Home > FAQ

Why do I have to insure the buildings before settlement?

When you sign a contract or contract note for the purchase of a property, you have what is known as an “insurable interest” in the property. Naturally, you will want to protect this interest.

While the seller of a property usually has certain obligations to provide the property to you as inspected (fair wear and tear excepted), there may be situations where you could be forced to accept a property that has been damaged where that damage may be able to be the subject of a claim under an insurance policy.

(For example, in some cases damage might occur that does not render a dwelling uninhabitable, and you may be forced to settle.)

You will not know whether the vendor keeps their policy current, or if the property has been insured at all, and some vendors might even cancel a policy when the property sells.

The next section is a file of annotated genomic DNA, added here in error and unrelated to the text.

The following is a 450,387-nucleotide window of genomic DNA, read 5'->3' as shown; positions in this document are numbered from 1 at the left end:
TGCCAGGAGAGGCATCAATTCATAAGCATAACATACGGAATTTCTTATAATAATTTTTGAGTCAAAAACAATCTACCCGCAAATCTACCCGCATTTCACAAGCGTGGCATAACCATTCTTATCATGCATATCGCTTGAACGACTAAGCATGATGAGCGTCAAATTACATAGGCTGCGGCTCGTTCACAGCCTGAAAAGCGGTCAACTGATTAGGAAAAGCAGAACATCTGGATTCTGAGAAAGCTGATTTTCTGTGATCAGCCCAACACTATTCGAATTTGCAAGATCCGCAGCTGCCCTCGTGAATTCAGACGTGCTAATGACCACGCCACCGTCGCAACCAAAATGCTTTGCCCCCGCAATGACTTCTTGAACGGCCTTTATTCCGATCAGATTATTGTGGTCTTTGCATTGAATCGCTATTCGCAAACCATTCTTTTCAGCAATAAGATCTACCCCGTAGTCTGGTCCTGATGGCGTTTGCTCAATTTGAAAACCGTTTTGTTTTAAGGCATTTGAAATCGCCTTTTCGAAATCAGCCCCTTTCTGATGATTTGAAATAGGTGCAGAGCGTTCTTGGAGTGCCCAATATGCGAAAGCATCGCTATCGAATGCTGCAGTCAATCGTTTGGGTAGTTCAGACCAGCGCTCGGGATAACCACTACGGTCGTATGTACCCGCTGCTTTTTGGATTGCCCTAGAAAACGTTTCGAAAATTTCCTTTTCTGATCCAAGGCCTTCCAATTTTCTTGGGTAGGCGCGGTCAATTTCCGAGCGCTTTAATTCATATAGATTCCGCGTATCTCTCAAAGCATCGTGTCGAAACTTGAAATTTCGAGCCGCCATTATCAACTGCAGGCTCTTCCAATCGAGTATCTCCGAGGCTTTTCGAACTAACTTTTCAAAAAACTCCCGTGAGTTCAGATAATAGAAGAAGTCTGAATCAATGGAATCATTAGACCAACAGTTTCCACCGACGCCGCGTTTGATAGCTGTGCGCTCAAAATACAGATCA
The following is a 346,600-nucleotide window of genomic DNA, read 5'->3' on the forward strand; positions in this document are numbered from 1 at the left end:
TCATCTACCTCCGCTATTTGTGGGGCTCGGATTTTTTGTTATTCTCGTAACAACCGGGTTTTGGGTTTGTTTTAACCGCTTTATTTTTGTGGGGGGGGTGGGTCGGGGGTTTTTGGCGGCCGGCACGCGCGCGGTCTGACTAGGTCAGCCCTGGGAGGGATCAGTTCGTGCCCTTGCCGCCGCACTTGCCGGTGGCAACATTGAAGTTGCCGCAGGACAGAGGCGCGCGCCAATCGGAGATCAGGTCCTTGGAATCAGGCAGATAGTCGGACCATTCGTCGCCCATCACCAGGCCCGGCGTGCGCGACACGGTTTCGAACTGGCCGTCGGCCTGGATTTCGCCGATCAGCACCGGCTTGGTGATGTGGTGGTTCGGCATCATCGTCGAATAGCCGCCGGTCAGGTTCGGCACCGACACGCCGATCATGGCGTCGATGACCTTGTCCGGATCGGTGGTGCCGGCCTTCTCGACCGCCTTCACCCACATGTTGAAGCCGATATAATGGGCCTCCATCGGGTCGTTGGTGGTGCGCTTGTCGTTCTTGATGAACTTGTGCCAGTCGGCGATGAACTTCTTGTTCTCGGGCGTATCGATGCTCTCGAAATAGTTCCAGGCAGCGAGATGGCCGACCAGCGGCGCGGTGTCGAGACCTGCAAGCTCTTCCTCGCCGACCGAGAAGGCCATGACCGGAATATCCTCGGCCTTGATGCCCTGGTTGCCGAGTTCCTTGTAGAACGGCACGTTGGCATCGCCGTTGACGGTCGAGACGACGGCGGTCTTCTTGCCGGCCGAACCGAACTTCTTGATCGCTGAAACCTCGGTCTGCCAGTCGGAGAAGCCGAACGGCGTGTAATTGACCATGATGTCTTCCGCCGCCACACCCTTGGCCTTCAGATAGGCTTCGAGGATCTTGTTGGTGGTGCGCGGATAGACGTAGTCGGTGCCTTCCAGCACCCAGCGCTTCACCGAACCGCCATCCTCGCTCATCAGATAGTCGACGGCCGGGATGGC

A lender often requires the borrower to arrange insurance cover, noting the lenders full name as “an interested party” or “as mortgagee”. Failure to provide a certificate from the insurer with the lender noted as an interested party can lead to a delay in settlement.

It is for these and other reasons that we recommend that you arrange building insurance as soon as a binding contract is signed.